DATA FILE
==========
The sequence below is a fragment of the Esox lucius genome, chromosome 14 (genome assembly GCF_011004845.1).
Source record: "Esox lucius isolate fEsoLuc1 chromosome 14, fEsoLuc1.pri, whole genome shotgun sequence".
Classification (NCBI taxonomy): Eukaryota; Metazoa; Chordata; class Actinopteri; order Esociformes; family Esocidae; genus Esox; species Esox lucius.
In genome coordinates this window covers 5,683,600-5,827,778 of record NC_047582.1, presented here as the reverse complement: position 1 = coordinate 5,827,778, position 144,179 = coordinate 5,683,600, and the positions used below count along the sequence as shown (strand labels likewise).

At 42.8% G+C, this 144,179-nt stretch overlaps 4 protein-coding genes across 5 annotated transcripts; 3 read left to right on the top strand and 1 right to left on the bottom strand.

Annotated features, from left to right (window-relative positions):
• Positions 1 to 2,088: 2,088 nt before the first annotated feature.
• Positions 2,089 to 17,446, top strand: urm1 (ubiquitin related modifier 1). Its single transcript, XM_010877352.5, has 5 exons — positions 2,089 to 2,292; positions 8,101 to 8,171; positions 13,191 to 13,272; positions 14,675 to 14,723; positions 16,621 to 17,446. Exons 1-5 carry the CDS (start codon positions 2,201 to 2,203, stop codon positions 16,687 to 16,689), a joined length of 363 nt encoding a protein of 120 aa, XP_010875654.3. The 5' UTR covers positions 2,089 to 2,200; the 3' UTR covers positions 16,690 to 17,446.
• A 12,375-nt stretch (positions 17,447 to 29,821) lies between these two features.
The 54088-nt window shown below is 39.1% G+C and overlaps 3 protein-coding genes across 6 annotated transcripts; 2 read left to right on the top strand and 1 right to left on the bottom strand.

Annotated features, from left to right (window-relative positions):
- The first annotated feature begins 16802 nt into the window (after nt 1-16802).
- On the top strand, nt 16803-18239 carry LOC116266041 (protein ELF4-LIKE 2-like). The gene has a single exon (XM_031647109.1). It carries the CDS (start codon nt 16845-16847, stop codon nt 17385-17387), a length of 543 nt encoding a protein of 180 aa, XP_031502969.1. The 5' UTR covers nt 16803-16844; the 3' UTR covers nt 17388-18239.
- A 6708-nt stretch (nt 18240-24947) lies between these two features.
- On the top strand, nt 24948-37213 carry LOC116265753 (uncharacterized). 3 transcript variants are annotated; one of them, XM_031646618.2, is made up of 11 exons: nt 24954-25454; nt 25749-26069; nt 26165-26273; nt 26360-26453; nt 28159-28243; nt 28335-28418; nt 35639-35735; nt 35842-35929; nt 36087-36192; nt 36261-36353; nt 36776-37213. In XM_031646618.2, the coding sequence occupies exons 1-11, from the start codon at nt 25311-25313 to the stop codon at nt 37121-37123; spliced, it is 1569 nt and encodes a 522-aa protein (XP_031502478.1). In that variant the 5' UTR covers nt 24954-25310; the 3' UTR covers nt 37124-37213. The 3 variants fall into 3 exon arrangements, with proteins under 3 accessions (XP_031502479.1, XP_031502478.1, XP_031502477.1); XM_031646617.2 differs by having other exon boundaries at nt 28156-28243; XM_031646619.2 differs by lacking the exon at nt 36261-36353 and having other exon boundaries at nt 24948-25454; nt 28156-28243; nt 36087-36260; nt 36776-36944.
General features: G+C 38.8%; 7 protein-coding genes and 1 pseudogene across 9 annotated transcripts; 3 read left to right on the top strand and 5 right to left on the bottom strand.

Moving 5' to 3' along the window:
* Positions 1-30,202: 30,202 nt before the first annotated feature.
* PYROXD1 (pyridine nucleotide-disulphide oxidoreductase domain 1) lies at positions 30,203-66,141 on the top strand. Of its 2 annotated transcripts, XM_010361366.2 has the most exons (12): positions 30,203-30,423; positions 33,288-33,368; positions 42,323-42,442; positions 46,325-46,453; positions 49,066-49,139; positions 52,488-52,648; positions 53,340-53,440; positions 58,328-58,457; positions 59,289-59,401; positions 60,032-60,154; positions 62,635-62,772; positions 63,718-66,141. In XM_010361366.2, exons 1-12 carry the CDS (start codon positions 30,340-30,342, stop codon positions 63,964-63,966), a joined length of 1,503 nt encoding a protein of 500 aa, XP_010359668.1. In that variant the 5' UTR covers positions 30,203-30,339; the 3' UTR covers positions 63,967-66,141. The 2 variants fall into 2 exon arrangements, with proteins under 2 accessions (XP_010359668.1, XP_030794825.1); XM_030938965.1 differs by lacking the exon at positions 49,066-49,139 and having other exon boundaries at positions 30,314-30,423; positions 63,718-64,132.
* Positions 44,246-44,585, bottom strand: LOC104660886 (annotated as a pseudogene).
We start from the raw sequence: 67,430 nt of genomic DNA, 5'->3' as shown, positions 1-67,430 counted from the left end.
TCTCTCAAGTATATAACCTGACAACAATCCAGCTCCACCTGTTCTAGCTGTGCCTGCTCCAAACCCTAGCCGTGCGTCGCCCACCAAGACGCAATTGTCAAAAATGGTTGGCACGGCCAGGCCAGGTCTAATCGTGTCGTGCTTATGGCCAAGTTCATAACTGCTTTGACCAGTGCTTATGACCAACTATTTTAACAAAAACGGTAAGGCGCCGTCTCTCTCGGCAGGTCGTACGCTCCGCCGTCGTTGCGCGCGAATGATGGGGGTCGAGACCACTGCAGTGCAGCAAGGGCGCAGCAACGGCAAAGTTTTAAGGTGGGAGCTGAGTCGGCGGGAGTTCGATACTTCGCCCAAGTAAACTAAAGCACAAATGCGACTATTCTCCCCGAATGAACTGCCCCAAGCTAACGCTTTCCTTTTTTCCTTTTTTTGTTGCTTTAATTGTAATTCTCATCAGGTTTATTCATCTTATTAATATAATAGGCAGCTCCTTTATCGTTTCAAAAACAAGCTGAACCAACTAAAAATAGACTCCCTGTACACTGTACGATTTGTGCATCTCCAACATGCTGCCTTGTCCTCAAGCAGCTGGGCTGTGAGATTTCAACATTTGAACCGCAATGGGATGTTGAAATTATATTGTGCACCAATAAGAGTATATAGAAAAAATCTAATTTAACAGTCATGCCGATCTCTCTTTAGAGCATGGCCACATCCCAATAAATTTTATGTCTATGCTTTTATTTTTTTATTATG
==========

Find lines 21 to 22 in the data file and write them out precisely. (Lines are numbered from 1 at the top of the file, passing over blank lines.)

We start from the raw sequence: 67,430 nt of genomic DNA, 5'->3' as shown, positions 1-67,430 counted from the left end.
TCTCTCAAGTATATAACCTGACAACAATCCAGCTCCACCTGTTCTAGCTGTGCCTGCTCCAAACCCTAGCCGTGCGTCGCCCACCAAGACGCAATTGTCAAAAATGGTTGGCACGGCCAGGCCAGGTCTAATCGTGTCGTGCTTATGGCCAAGTTCATAACTGCTTTGACCAGTGCTTATGACCAACTATTTTAACAAAAACGGTAAGGCGCCGTCTCTCTCGGCAGGTCGTACGCTCCGCCGTCGTTGCGCGCGAATGATGGGGGTCGAGACCACTGCAGTGCAGCAAGGGCGCAGCAACGGCAAAGTTTTAAGGTGGGAGCTGAGTCGGCGGGAGTTCGATACTTCGCCCAAGTAAACTAAAGCACAAATGCGACTATTCTCCCCGAATGAACTGCCCCAAGCTAACGCTTTCCTTTTTTCCTTTTTTTGTTGCTTTAATTGTAATTCTCATCAGGTTTATTCATCTTATTAATATAATAGGCAGCTCCTTTATCGTTTCAAAAACAAGCTGAACCAACTAAAAATAGACTCCCTGTACACTGTACGATTTGTGCATCTCCAACATGCTGCCTTGTCCTCAAGCAGCTGGGCTGTGAGATTTCAACATTTGAACCGCAATGGGATGTTGAAATTATATTGTGCACCAATAAGAGTATATAGAAAAAATCTAATTTAACAGTCATGCCGATCTCTCTTTAGAGCATGGCCACATCCCAATAAATTTTATGTCTATGCTTTTATTTTTTTATTATG